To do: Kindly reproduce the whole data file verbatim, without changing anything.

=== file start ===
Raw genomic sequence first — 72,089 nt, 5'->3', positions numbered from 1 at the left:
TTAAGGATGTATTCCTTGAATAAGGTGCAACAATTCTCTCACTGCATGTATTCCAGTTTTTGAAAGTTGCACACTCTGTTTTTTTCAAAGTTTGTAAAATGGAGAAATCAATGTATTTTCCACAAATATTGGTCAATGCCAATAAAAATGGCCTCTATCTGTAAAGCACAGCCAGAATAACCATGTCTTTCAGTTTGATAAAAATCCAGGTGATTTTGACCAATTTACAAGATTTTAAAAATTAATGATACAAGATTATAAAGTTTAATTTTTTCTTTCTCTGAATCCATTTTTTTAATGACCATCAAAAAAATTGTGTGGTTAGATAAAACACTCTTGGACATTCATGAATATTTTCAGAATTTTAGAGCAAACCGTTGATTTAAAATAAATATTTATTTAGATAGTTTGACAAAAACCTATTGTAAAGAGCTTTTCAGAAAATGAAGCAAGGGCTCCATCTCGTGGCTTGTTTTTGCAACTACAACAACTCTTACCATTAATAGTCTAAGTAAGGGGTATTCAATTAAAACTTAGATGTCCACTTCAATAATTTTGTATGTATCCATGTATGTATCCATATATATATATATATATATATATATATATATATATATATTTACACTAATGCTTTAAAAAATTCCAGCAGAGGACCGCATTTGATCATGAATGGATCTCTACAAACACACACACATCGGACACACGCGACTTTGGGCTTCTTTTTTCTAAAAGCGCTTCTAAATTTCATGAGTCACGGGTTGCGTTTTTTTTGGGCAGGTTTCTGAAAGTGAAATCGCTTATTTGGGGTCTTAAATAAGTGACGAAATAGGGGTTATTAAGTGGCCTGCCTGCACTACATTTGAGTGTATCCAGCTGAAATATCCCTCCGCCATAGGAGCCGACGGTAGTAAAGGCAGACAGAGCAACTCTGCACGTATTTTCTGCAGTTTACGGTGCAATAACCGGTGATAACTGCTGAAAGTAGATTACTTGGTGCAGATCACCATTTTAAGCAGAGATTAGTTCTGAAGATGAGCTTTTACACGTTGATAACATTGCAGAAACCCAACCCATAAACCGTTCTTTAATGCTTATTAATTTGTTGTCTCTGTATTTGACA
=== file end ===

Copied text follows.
Raw genomic sequence first — 72,089 nt, 5'->3', positions numbered from 1 at the left:
TTAAGGATGTATTCCTTGAATAAGGTGCAACAATTCTCTCACTGCATGTATTCCAGTTTTTGAAAGTTGCACACTCTGTTTTTTTCAAAGTTTGTAAAATGGAGAAATCAATGTATTTTCCACAAATATTGGTCAATGCCAATAAAAATGGCCTCTATCTGTAAAGCACAGCCAGAATAACCATGTCTTTCAGTTTGATAAAAATCCAGGTGATTTTGACCAATTTACAAGATTTTAAAAATTAATGATACAAGATTATAAAGTTTAATTTTTTCTTTCTCTGAATCCATTTTTTTAATGACCATCAAAAAAATTGTGTGGTTAGATAAAACACTCTTGGACATTCATGAATATTTTCAGAATTTTAGAGCAAACCGTTGATTTAAAATAAATATTTATTTAGATAGTTTGACAAAAACCTATTGTAAAGAGCTTTTCAGAAAATGAAGCAAGGGCTCCATCTCGTGGCTTGTTTTTGCAACTACAACAACTCTTACCATTAATAGTCTAAGTAAGGGGTATTCAATTAAAACTTAGATGTCCACTTCAATAATTTTGTATGTATCCATGTATGTATCCATATATATATATATATATATATATATATATATATATATATTTACACTAATGCTTTAAAAAATTCCAGCAGAGGACCGCATTTGATCATGAATGGATCTCTACAAACACACACACATCGGACACACGCGACTTTGGGCTTCTTTTTTCTAAAAGCGCTTCTAAATTTCATGAGTCACGGGTTGCGTTTTTTTTGGGCAGGTTTCTGAAAGTGAAATCGCTTATTTGGGGTCTTAAATAAGTGACGAAATAGGGGTTATTAAGTGGCCTGCCTGCACTACATTTGAGTGTATCCAGCTGAAATATCCCTCCGCCATAGGAGCCGACGGTAGTAAAGGCAGACAGAGCAACTCTGCACGTATTTTCTGCAGTTTACGGTGCAATAACCGGTGATAACTGCTGAAAGTAGATTACTTGGTGCAGATCACCATTTTAAGCAGAGATTAGTTCTGAAGATGAGCTTTTACACGTTGATAACATTGCAGAAACCCAACCCATAAACCGTTCTTTAATGCTTATTAATTTGTTGTCTCTGTATTTGACA